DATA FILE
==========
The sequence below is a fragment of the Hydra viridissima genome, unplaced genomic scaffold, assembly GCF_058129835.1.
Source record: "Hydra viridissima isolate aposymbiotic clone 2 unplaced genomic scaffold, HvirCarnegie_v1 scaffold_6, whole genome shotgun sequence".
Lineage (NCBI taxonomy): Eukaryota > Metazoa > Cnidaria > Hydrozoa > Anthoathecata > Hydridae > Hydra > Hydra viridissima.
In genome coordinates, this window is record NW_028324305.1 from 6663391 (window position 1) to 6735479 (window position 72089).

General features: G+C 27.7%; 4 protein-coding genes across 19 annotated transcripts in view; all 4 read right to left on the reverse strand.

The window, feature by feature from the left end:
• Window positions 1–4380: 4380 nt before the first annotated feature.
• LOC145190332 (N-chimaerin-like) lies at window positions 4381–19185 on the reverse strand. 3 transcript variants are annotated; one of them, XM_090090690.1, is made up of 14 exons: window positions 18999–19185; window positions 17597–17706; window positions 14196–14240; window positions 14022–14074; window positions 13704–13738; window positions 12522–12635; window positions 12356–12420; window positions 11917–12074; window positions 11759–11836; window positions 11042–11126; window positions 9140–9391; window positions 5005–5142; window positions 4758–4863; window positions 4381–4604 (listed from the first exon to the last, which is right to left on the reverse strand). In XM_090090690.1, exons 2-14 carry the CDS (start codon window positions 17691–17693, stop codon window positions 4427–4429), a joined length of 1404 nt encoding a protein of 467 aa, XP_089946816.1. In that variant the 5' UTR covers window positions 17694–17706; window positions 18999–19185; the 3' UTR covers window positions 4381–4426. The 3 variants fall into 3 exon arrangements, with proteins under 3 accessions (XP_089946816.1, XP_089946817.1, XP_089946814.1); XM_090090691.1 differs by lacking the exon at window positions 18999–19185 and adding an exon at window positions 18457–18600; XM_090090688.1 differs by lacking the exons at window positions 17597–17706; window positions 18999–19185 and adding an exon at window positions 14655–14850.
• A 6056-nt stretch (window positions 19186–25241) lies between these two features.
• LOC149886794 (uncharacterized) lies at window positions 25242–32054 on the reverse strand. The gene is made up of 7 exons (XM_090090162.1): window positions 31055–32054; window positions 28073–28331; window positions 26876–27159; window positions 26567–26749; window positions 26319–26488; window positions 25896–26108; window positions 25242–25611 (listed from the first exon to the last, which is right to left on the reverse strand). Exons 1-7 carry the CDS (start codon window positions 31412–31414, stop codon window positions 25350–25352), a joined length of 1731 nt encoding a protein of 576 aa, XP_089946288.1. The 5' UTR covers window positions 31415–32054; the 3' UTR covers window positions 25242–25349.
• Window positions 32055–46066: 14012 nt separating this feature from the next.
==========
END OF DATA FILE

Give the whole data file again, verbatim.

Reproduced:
The sequence below is a fragment of the Hydra viridissima genome, unplaced genomic scaffold, assembly GCF_058129835.1.
Source record: "Hydra viridissima isolate aposymbiotic clone 2 unplaced genomic scaffold, HvirCarnegie_v1 scaffold_6, whole genome shotgun sequence".
Lineage (NCBI taxonomy): Eukaryota > Metazoa > Cnidaria > Hydrozoa > Anthoathecata > Hydridae > Hydra > Hydra viridissima.
In genome coordinates, this window is record NW_028324305.1 from 6663391 (window position 1) to 6735479 (window position 72089).

General features: G+C 27.7%; 4 protein-coding genes across 19 annotated transcripts in view; all 4 read right to left on the reverse strand.

The window, feature by feature from the left end:
• Window positions 1–4380: 4380 nt before the first annotated feature.
• LOC145190332 (N-chimaerin-like) lies at window positions 4381–19185 on the reverse strand. 3 transcript variants are annotated; one of them, XM_090090690.1, is made up of 14 exons: window positions 18999–19185; window positions 17597–17706; window positions 14196–14240; window positions 14022–14074; window positions 13704–13738; window positions 12522–12635; window positions 12356–12420; window positions 11917–12074; window positions 11759–11836; window positions 11042–11126; window positions 9140–9391; window positions 5005–5142; window positions 4758–4863; window positions 4381–4604 (listed from the first exon to the last, which is right to left on the reverse strand). In XM_090090690.1, exons 2-14 carry the CDS (start codon window positions 17691–17693, stop codon window positions 4427–4429), a joined length of 1404 nt encoding a protein of 467 aa, XP_089946816.1. In that variant the 5' UTR covers window positions 17694–17706; window positions 18999–19185; the 3' UTR covers window positions 4381–4426. The 3 variants fall into 3 exon arrangements, with proteins under 3 accessions (XP_089946816.1, XP_089946817.1, XP_089946814.1); XM_090090691.1 differs by lacking the exon at window positions 18999–19185 and adding an exon at window positions 18457–18600; XM_090090688.1 differs by lacking the exons at window positions 17597–17706; window positions 18999–19185 and adding an exon at window positions 14655–14850.
• A 6056-nt stretch (window positions 19186–25241) lies between these two features.
• LOC149886794 (uncharacterized) lies at window positions 25242–32054 on the reverse strand. The gene is made up of 7 exons (XM_090090162.1): window positions 31055–32054; window positions 28073–28331; window positions 26876–27159; window positions 26567–26749; window positions 26319–26488; window positions 25896–26108; window positions 25242–25611 (listed from the first exon to the last, which is right to left on the reverse strand). Exons 1-7 carry the CDS (start codon window positions 31412–31414, stop codon window positions 25350–25352), a joined length of 1731 nt encoding a protein of 576 aa, XP_089946288.1. The 5' UTR covers window positions 31415–32054; the 3' UTR covers window positions 25242–25349.
• Window positions 32055–46066: 14012 nt separating this feature from the next.